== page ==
Termination of pregnancy - medical

This page gives you information about medical termination of pregnancy.

First visitShow [+]Hide [-]

During this treatment, the medication you will be given is a tablet called Mifepristone - this is the start of your treatment. This works by altering the hormone balance needed for pregnancy to continue.

You will be asked to remain in hospital for approximately one hour after taking this tablet to be sure you are not sick. If you are sick during this time you will be required to take the medication again.

The effects of MifepristoneShow [+]Hide [-]

You may have no symptoms, or you may have a few ‘period –like’ cramps which should be relieved with Paracetamol or other similar pain killers (not Aspirin).

You may also have some light bleeding like a period. If the bleeding is heavy and you are worried contact the ward and speak to one of the nurses, they will be happy to help.

Their contact numbers are:

  • tel: 0191 282 5618 or
  • tel: 0191 282 5640 during the night or at weekends.

The second visit is scheduled for 48 hours after you have taken you tablet.

Second visitShow [+]Hide [-]

On the second visit you will be admitted to the unit. You may bring someone with you who will be able to stay with you. You can expect to be there at least six to eight hours. In some circumstances you may need to stay in over-night, this will be discussed with you by the nurse on the unit at time of admission. You must arrange an escort home by car or taxi.

On the unit you will be given some pessaries, these are small tablets that you place high up into the vagina to make the womb contract, (a nurse can do this if you are unsure).

If the pregnancy is less than nine weeks you maybe given two more tablets to swallow approximately four hours after the vaginal pessaries. If the pregnancy is over nine weeks you may need to take more tablets over three hours until the pregnancy aborts.

During this time you will have some bleeding and period like cramps will develop. Most women will only need simple pain killers, but if your pain is more severe please ask the nurse for some stronger pain killers. The nurse will encourage you to mobilise as this helps relieve some of the discomfort.

You can eat and drink as you wish.

Once you have started to bleed you will need to use bedpans so that the nurse can observe for the pregnancy to be passed (the nurse will explain this to you on admission).

What to bring in with youShow [+]Hide [-]

It is advisable to wear comfortable clothing and may be advisable to bring in a change of clothes for you.

In some cases on overnight bag maybe necessary (the nurse can advise during you first visit).

What are the risks?Show [+]Hide [-]

Bleeding and pain, although a usual part of the process, does not always mean that the treatment has been a total success. If the bleeding is excessive, you may need a blood transfusion and in a small group of women it may be necessary to have a minor surgical procedure to complete the treatment.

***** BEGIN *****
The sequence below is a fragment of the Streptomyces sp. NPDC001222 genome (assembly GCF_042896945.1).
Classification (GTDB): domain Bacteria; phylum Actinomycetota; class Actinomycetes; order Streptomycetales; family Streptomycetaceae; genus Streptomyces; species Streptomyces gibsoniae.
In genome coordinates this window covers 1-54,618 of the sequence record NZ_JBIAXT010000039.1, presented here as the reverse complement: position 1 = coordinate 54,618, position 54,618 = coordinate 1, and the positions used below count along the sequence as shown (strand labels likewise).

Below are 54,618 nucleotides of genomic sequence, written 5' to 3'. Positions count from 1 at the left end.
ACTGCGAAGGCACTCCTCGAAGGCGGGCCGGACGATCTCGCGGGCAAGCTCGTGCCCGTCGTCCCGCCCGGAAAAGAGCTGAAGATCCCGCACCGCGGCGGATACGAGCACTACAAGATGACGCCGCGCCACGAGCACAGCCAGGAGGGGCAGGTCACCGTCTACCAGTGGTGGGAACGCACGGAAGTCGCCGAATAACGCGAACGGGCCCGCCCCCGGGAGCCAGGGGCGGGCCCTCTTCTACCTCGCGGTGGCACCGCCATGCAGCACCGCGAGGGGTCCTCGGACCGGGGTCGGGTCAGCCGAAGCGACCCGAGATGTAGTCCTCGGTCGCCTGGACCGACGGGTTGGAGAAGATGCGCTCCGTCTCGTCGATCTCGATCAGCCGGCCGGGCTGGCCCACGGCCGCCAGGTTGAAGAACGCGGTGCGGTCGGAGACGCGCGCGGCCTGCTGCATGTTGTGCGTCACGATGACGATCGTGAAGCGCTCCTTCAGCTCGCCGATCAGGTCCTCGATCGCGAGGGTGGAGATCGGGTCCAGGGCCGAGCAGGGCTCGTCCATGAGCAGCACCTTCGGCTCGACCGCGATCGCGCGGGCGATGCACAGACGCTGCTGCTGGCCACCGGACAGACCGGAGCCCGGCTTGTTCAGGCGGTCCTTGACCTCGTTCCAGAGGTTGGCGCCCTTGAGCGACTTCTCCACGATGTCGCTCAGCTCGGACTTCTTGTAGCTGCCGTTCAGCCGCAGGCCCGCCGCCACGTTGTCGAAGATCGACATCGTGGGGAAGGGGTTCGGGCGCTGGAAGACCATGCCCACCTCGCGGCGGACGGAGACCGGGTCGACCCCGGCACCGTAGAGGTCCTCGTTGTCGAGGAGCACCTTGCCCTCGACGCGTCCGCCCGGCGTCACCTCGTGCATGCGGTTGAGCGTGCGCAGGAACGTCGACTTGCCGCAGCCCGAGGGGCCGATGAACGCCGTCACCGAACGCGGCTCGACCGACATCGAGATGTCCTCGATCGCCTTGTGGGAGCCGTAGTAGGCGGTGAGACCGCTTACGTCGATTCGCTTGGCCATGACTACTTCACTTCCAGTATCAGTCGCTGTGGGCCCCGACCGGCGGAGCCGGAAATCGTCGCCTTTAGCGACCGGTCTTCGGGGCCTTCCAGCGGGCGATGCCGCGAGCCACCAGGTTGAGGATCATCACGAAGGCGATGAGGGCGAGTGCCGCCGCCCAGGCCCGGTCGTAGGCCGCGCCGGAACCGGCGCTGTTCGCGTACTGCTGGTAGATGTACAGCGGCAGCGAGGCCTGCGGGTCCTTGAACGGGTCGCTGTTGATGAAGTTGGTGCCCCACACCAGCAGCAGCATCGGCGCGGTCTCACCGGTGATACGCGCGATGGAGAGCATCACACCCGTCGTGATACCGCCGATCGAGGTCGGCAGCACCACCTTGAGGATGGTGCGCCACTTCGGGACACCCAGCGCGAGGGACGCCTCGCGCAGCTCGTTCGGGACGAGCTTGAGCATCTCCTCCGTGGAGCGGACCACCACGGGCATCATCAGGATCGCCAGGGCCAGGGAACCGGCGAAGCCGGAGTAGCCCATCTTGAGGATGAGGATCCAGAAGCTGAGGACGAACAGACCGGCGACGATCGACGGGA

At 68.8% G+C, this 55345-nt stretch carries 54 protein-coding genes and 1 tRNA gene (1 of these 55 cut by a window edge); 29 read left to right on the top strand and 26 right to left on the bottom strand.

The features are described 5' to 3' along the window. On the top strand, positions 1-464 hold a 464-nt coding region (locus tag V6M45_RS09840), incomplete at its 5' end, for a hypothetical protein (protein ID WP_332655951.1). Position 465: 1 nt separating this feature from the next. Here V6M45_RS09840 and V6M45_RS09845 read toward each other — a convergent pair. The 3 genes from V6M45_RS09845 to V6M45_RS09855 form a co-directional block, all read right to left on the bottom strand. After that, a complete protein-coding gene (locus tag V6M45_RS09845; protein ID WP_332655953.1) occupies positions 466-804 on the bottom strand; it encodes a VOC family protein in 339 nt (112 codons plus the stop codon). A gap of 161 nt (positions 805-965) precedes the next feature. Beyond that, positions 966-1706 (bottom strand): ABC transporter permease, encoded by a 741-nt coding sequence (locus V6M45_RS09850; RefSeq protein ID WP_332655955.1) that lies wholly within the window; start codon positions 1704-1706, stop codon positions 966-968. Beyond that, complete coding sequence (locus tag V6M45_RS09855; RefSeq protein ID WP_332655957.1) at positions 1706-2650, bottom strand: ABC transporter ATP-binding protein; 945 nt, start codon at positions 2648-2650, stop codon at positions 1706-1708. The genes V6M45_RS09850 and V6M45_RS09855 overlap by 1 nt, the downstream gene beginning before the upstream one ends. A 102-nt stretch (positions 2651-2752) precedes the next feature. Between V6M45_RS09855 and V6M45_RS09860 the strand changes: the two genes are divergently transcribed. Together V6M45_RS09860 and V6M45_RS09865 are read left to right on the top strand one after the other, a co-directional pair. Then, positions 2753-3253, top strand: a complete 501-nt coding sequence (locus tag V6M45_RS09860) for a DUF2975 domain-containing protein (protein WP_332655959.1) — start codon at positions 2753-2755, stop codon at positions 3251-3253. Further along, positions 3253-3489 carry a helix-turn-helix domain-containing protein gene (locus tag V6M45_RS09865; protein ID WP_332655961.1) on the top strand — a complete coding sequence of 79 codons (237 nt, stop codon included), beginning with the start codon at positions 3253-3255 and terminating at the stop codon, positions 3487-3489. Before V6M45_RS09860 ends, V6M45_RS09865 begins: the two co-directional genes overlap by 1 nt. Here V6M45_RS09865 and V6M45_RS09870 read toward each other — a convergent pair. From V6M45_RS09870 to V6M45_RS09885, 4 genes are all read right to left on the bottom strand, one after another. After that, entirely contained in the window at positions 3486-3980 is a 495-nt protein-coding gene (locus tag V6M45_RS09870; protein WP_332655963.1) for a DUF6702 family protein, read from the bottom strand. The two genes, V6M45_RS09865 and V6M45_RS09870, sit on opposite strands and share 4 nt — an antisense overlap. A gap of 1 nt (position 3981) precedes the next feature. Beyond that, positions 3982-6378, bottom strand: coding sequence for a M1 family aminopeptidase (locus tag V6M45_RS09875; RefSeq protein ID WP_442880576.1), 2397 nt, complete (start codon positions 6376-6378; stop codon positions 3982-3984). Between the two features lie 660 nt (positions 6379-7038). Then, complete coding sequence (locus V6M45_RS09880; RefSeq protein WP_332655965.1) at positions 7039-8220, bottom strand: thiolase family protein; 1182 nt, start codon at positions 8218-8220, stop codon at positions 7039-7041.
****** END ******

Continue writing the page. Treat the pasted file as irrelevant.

A small amount of women develop an infection (antibiotics will be given to you on the unit to try and reduce the risk)

In early pregnancies less than nine weeks gestation if the pregnancy has not been identified you will be allowed home, but it is vey important that you return to unit after three weeks for an assessment to ensure the treatment has been successful.

Future contraceptiveShow [+]Hide [-]

It is very important to have effective contraceptive for when you leave the ward.

The nursing staff will be happy to discuss this with you and can administer some contraceptives but if not can guide you to the nearest service to where you live.

Options in brief

  • The Pill should be started within 24 hours of the procedure. An initial supply will be given to you and repeat supply can be obtained from your local family planning clinic/GP
  • The Injection (Depo) can be given to you on discharge from the unit and needs to be repeated every 11-12 weeks.
  • The Implant can be fitted immediately after your procedure.
  • The IUD/ IUS (coil) can be inserted within 14 days of your procedure. This can be carried out by your GP surgery or local family planning clinic 
  • The CAP (diaphragm) can be supplied and fitted within one to two weeks after your procedure at your GP surgery or local family planning clinic
  • Sterilisation: You can be referred to see a Gynaecologist at the RVI to discuss this or via your GP to your local unit.
  • Condoms should always be used to reduce the risk of sexual transmitted infections.

Please remember that we are here to help you. If you have any questions, doubts or worries please feel free to ask.

More informationShow [+]Hide [-]

You can get more information about medical termination of pregnancy from:

Contact details

Royal Victoria Infirmary
Queen Victoria Road
Newcastle upon Tyne
  • tel: 0191 282 5618 Ward 40 (24 hours)
  • tel: 0191 282 5640 Ward 40 Day Unit (Monday to Friday, 9.00am – 5.00pm)

The Patient Advice and Liaison Service (PALS) can offer on-the-spot advice and information about the NHS. You can contact them on:

Useful websites

For more information about health conditions and treatment options, click on the NHS Choices website. On this website there is also an information prescription generator which brings together a wealth of approved patient information from the NHS and charity partners which you may find helpful.

Leaflet to print

You can also download a PDF version of the information on this page for print.pdf

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